The oyster appetizer tray made its way around the table during our group dinner, and I asked the guy sitting next to me if he wanted first dibs, to which he replied, “No thanks, I know where they’ve been.” I mean, I kinda knew, but maybe not as much as this guy? So I declined, as well.
Turns out, “that guy” sitting next to me was Frank Sidari, PE, BCEE, Technical Director, Special Pathogens Laboratory (SPL), and one of the featured speakers at a recent Watts Water Technologies Healthcare Symposium. Sidari was there to speak about Legionella and its growth, and the growing concern in the industry.
“No one should die from a preventable disease caused by bacteria in water,” said Sidari, suggesting that Legionnaires’ Disease is on the rise. Part of this rise correlates to the fact that there wasn’t really any testing being done for Legionella. Yet, it’s one of those “It’s never going to happen to me”-type diseases. What could have been mistaken for other ailments, the disease was often times diagnosed as pneumonia or the flu in older people, or those with auto-immune disorders.
According to the SPL presentation, public water supplies may contaminate the plumbing systems of hospitals and other large buildings. In fact, Legionella bacteria is not ubiquitous, but are found in 50% of building water systems—not all—which consist of:
- 12-70% of hospital water systems
- Up to 60% of large high-rise buildings
- 10-40% of residential homes
- 30-50% of cooling towers colonized with Legionella
Legionella can be found in building warm water systems such as faucets, showers, hot water tanks, decorative fountains, pools, spas and cooling towers, for example.
Transmission of pathogenic Legionella in the water system is the aerosolization and aspiration from an environmental source into the lungs—when the exposure to contaminated water reaches the airways—and because it is chlorine tolerant, it can survive the water treatment process and pass into the water distribution system. It grows in the water systems in the right conditions, i.e. water temperature, sediment and commensal microbes. Again, the disease can occur if the host is susceptible.
Variables such as water flow, distribution, velocity and temperature and play an important part for risk reduction. Risk factors such as water supply, building use and size, system design and hot water set-up all contribute to a safe and effective plumbing system.
The Center for Disease Control and Prevention has reported that Legionella accounted for 66% of reported drinking water-associated outbreaks, and Legionella in building plumbing systems lead to drinking water-associated outbreaks.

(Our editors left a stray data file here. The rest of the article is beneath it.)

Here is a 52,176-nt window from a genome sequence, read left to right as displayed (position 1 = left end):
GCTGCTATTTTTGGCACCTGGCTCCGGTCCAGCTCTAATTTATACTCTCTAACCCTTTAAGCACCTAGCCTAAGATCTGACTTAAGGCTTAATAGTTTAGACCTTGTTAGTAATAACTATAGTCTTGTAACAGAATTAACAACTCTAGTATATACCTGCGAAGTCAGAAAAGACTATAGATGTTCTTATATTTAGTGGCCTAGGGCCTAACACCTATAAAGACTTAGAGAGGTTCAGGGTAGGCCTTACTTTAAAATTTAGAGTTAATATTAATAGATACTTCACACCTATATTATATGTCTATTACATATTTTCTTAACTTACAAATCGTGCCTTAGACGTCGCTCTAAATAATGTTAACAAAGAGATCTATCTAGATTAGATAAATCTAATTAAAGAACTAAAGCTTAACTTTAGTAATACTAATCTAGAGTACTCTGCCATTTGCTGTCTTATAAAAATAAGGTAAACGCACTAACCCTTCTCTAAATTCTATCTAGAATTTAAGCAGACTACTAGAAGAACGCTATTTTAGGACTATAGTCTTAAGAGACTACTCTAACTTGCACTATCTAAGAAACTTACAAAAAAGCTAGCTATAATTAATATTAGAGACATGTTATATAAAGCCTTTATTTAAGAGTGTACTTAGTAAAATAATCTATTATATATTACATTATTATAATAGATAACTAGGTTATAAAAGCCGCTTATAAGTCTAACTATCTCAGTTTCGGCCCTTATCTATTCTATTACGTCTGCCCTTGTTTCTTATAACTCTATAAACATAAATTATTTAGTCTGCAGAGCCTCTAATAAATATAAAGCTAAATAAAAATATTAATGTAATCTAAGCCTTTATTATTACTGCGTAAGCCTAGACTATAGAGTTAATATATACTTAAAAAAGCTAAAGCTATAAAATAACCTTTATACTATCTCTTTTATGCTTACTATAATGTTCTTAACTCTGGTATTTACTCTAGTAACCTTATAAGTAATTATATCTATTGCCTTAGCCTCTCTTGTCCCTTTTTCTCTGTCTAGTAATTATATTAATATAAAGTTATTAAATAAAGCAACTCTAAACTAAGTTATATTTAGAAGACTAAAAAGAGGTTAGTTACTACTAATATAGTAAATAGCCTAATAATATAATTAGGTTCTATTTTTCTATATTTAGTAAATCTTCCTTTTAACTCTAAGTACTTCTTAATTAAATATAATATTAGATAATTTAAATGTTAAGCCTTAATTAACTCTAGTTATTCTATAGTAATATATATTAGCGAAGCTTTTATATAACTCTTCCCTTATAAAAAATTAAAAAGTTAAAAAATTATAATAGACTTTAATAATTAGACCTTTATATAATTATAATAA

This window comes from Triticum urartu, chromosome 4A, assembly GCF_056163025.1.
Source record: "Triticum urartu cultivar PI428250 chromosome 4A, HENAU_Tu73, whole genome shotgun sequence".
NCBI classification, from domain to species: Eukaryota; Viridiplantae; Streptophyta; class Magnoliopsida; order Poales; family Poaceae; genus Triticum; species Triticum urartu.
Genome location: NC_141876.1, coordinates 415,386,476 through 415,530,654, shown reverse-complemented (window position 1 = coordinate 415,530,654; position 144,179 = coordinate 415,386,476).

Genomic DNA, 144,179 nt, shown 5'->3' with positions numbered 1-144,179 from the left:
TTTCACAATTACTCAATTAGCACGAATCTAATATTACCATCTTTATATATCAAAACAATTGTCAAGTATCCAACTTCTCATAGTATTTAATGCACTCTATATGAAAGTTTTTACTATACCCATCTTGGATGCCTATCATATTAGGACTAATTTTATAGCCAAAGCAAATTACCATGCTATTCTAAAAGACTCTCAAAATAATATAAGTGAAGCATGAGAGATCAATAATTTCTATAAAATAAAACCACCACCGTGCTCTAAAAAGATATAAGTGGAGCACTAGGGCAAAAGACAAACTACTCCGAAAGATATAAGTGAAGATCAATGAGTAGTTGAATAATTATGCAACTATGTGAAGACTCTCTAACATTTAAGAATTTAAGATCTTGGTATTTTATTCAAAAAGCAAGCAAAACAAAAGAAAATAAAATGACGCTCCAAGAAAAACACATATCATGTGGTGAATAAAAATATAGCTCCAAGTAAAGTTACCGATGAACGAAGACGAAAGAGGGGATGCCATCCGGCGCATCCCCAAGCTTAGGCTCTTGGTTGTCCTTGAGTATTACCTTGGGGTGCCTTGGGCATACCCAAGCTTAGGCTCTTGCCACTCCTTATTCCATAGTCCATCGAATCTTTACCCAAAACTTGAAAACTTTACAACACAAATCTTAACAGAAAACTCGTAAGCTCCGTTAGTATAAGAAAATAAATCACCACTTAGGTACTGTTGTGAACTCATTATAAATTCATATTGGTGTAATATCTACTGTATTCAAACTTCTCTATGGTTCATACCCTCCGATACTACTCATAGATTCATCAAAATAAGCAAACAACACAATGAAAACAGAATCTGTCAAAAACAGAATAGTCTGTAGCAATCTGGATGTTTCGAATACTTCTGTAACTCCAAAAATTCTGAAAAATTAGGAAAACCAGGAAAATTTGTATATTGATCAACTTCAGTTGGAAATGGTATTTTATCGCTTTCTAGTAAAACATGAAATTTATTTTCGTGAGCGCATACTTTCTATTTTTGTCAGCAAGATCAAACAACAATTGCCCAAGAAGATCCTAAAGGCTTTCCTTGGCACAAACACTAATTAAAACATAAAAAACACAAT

As there has been movement for the Center of Disease Control to develop a water management program to reduce Legionella growth in buildings, Illinois senators, for example, sent a letter to the leaders of three health-related agencies—the Centers for Disease Control and Prevention, the Department of Veterans Affairs, and the EPA—asking for their help in responding to a Legionnaires’ disease outbreak at a state-run veterans home, in Manteno, says Dain Hansen, Senior Vice President, Government Relations, The IAPMO Group.
This comes on the heels of a Legionnaires’ disease outbreak at an Illinois veterans’ home in Quincy that killed 14 people since 2015.Traction is being made in Illinois. “In response to the ongoing crisis, Illinois’ new governor, J.B. Pritzker, has established a Legionnaires’ disease task force, and the senators also requested that the three federal agencies participate in that effort,” says Hansen.
In New York state, environmental assessments are required with a Legionella sampling and risk management plan is in place where <30% distal outlet positivity requires corrective action.
Industry-wide, ASHRAE Standard 188, the first Legionella standard in the U.S., which was approved in 2015 and revised in 2018, establishes minimum Legionellosis risk management requirements for building water systems.
According to the Special Pathogens Laboratory, zero Legionella is virtually impossible to achieve in complex water systems so zero cases is the goal, not zero Legionella through Legionella control. The SPL suggests that in hospitals and long-term care facilities—and other facilities I would presume—establishing water management policies to reduce the risk of growth and spread of Legionella and other opportunistic pathogens, conducting a risk assessment and implementing a water management program are all very good ideas for a facility.
Each building owner must assess the risk and validate their water management plans to demonstrate control of the hazard. The SPL suggests that in hospitals and long-term care facilities—and other facilities, I would presume—establishing water management policies to reduce the risk of growth and spread of Legionella and other opportunistic pathogens, conducting a risk assessment and implementing a water management program are all very reasonable considerations for a facility.